France's Macron calls on Europe to push international nuclear arms control

In a much anticipated speech, French President Emmanuel Macron on Friday warned that countries within Europe "cannot remain spectators" in any new arms race.

"Europeans must realize collectively that in the absence of a legal framework, they could rapidly face a new race for conventional weapons, even nuclear weapons, on their own soil," Macron said in his speech. He went on to call for a "strategic dialogue" with European partners regarding the role of France as a nuclear power.

The speech comes as many long-standing global nuclear agreements are deteriorating: the US and Russia have both abandoned the Intermediate-Range Nuclear Forces Treaty and the US has suggested it may not extend an arms reduction treaty signed in 2010.

Read more: What is the INF nuclear treaty?

With the UK's official departure from the EU, France is now the only nuclear power in the bloc. Macron said that Brexit "hasn't changed anything" in terms of cooperation between Paris and London.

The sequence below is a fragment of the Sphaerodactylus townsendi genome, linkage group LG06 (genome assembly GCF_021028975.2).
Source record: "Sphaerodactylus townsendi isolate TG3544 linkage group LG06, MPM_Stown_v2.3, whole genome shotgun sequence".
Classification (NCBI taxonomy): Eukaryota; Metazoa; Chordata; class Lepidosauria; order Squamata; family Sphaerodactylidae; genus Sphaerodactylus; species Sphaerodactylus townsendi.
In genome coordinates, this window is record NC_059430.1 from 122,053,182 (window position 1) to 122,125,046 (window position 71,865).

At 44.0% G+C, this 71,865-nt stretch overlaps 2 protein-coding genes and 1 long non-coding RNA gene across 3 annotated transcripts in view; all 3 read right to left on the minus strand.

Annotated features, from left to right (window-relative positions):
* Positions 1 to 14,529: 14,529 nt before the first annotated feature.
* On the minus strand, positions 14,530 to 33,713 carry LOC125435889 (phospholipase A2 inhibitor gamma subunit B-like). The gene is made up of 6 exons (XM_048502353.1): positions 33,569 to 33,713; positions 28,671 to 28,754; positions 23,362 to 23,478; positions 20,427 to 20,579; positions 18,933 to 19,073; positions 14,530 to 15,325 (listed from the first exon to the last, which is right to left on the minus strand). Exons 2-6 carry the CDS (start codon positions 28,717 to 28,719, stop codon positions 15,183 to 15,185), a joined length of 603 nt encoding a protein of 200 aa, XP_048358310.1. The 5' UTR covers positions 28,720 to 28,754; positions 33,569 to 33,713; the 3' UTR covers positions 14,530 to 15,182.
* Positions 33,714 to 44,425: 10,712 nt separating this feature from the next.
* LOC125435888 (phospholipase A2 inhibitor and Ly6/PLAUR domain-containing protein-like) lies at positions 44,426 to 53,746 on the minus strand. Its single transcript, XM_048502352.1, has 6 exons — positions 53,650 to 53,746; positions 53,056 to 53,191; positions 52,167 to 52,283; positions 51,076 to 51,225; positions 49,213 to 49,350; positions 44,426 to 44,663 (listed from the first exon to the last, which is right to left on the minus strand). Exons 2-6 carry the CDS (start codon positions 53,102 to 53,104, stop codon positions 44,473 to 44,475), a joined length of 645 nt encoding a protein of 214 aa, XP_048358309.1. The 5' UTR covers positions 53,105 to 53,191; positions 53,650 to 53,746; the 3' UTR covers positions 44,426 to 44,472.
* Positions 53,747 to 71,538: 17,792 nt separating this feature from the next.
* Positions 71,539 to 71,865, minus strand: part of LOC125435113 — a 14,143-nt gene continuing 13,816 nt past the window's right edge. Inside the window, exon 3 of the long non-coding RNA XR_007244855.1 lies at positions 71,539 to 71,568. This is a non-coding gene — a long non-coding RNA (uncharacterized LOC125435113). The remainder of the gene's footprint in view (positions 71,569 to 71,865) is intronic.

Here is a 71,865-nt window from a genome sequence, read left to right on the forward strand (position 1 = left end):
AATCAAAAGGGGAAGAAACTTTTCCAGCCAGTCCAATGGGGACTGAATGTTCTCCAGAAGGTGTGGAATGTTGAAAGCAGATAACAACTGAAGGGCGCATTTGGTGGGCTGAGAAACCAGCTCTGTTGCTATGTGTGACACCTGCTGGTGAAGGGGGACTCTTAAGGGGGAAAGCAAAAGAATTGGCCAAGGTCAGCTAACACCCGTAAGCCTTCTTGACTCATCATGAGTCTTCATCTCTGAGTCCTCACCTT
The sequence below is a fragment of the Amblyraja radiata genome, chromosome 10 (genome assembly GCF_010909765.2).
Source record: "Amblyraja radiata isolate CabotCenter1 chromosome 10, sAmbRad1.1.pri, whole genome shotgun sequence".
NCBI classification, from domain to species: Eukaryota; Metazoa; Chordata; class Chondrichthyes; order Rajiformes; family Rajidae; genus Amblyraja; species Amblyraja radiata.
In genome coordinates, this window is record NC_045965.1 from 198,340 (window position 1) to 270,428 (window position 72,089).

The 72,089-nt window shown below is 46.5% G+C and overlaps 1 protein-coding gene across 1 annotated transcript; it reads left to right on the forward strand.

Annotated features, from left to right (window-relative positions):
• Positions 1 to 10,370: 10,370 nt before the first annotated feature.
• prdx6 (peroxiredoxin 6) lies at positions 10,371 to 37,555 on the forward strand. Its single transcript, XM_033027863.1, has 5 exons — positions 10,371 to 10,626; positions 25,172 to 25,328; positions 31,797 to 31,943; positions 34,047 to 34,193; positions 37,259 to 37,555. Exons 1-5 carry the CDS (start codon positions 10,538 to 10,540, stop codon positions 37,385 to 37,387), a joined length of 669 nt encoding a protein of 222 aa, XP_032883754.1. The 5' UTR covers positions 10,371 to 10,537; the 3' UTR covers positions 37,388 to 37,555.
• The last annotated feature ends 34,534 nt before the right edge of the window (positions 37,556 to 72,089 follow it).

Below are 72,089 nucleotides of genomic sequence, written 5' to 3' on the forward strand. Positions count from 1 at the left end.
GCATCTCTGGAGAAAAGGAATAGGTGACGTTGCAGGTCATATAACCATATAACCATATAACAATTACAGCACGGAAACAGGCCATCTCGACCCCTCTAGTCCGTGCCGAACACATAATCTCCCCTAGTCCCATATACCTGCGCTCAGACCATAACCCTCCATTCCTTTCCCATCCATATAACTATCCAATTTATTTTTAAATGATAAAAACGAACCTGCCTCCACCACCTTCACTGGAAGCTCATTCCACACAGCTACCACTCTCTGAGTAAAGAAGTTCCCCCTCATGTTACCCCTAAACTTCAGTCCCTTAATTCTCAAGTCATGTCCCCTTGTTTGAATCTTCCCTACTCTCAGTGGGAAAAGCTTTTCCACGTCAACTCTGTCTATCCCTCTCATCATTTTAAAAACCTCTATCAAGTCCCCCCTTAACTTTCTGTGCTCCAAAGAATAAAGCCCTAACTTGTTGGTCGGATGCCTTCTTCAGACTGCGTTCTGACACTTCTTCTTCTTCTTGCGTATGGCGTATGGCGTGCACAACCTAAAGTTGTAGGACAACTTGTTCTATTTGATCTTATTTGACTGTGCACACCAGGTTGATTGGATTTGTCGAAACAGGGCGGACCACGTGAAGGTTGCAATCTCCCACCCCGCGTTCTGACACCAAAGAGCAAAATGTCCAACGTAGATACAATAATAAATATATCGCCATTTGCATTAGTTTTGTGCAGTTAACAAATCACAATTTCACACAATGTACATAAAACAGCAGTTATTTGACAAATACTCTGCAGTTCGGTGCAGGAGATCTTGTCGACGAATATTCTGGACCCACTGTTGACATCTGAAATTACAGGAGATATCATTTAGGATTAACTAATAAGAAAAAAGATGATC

France reduces nuclear arsenal

Nuclear deterrence is a keystone of France's defense strategy. The speech on French nuclear deterrence before military officers is a tradition for every French president under the Fifth Republic.

"France is convinced that long-term security in Europe is possible through a strong alliance with the United States," Macron said. "But our security is also achieved, inevitably, through a larger capacity for autonomous action in Europe."

French nuclear capabilities "reinforce the security of Europe just by existing and, in that respect, have a dimension authentically European," the president said.

At the same time, France has reduced its nuclear warhead arsenal to "under 300," he said, giving France "the legitimacy to demand concrete moves from other nuclear powers toward global disarmament that is gradual, credible and can be verified."

Macron also reaffirmed the importance of France retaining sovereignty over its defense capabilities. A German politician had previously suggested that NATO or the EU should take control of France's nuclear deterrent.

kp/stb (AFP, Reuters)

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